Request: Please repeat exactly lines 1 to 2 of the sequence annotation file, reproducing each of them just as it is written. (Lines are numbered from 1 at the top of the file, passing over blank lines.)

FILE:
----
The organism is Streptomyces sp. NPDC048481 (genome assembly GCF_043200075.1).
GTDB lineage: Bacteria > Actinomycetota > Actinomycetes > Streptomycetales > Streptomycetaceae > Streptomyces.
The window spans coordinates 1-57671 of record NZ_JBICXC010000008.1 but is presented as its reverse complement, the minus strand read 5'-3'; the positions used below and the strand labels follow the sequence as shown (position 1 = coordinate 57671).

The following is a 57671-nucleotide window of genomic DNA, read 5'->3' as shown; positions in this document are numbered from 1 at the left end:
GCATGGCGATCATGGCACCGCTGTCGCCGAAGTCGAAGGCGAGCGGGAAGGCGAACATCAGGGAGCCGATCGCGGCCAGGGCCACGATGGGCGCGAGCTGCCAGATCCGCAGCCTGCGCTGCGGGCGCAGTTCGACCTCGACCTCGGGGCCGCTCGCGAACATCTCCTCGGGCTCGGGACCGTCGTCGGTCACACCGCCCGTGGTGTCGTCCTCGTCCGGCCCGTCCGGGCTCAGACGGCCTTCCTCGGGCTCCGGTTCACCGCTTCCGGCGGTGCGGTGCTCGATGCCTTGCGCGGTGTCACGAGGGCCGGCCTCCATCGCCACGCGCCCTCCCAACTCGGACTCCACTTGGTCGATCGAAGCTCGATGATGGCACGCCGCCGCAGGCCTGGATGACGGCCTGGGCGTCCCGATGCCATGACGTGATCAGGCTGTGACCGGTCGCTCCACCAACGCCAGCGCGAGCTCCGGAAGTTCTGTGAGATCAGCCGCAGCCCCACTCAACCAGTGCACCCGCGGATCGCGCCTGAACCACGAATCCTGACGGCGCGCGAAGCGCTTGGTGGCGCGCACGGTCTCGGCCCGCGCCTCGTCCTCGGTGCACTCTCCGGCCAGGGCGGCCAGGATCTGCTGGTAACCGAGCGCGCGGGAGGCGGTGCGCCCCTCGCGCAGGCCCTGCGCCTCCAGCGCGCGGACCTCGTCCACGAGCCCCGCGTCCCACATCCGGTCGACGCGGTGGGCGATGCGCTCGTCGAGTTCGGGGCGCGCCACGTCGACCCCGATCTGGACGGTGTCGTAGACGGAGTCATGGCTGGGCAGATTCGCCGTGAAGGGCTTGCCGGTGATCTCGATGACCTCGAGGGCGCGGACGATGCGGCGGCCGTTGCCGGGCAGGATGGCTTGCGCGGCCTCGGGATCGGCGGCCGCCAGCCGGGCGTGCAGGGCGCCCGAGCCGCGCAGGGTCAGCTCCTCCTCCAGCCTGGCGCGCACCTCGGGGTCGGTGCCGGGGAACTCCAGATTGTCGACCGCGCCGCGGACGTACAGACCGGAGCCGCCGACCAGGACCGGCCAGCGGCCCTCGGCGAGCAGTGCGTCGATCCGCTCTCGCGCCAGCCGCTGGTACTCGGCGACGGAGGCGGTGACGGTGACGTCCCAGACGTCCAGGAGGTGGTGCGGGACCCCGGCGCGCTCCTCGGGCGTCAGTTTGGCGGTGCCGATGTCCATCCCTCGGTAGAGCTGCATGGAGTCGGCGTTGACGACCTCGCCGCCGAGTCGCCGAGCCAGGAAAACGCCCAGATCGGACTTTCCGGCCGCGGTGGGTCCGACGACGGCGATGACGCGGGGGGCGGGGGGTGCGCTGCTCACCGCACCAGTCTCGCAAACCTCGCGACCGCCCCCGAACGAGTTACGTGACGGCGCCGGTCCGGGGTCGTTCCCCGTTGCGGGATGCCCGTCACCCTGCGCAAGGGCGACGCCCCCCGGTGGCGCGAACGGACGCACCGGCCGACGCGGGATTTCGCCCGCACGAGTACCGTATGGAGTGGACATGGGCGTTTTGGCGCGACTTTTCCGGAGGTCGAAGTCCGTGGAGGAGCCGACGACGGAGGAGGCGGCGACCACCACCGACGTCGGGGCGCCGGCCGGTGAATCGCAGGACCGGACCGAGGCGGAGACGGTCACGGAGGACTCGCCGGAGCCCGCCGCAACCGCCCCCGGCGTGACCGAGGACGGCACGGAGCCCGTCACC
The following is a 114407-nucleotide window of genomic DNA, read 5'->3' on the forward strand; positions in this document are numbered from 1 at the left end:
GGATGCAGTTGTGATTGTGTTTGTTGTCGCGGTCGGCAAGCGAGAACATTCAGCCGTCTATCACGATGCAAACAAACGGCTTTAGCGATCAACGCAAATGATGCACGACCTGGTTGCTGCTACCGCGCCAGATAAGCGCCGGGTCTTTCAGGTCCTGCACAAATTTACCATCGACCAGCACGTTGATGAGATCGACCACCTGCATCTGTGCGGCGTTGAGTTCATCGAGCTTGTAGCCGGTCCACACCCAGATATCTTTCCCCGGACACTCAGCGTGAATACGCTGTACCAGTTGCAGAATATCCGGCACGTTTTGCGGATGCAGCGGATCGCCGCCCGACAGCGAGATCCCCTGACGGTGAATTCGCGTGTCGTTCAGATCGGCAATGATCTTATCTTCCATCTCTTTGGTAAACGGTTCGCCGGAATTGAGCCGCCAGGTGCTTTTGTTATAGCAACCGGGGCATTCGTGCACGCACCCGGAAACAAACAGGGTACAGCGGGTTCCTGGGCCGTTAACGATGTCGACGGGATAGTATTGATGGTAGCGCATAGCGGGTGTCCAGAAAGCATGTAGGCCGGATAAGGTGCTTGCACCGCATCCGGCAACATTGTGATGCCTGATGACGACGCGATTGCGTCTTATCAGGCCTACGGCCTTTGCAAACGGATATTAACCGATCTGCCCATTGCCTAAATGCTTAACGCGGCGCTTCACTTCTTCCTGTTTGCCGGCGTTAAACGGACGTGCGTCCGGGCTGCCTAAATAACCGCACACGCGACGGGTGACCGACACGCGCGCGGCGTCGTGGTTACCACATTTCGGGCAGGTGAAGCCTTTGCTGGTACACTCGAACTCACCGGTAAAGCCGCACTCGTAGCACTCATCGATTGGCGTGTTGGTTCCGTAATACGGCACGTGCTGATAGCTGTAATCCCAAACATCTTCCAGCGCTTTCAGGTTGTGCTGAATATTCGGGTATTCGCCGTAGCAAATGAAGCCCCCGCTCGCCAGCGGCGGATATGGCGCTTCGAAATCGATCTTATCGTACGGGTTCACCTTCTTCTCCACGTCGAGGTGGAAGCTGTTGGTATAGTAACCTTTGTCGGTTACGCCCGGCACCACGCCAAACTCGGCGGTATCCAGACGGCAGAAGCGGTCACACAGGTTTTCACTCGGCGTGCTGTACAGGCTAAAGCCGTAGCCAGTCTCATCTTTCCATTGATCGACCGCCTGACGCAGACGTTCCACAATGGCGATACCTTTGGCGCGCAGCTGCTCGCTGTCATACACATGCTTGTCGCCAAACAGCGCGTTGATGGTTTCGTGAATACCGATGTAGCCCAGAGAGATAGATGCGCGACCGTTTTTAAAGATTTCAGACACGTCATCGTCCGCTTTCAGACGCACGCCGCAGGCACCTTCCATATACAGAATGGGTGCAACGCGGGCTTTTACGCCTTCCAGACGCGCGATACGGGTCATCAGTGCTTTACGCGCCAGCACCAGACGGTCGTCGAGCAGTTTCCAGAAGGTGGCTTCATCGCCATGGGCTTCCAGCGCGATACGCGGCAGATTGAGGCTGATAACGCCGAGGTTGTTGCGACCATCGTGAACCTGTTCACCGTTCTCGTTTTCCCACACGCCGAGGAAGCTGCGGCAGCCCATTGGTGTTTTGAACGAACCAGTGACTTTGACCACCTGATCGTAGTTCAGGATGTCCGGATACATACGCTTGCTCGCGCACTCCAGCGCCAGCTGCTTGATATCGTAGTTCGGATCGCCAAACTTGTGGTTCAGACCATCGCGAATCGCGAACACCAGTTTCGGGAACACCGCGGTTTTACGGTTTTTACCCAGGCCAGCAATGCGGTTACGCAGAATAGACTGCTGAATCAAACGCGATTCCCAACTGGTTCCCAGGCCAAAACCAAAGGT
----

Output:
The organism is Streptomyces sp. NPDC048481 (genome assembly GCF_043200075.1).
GTDB lineage: Bacteria > Actinomycetota > Actinomycetes > Streptomycetales > Streptomycetaceae > Streptomyces.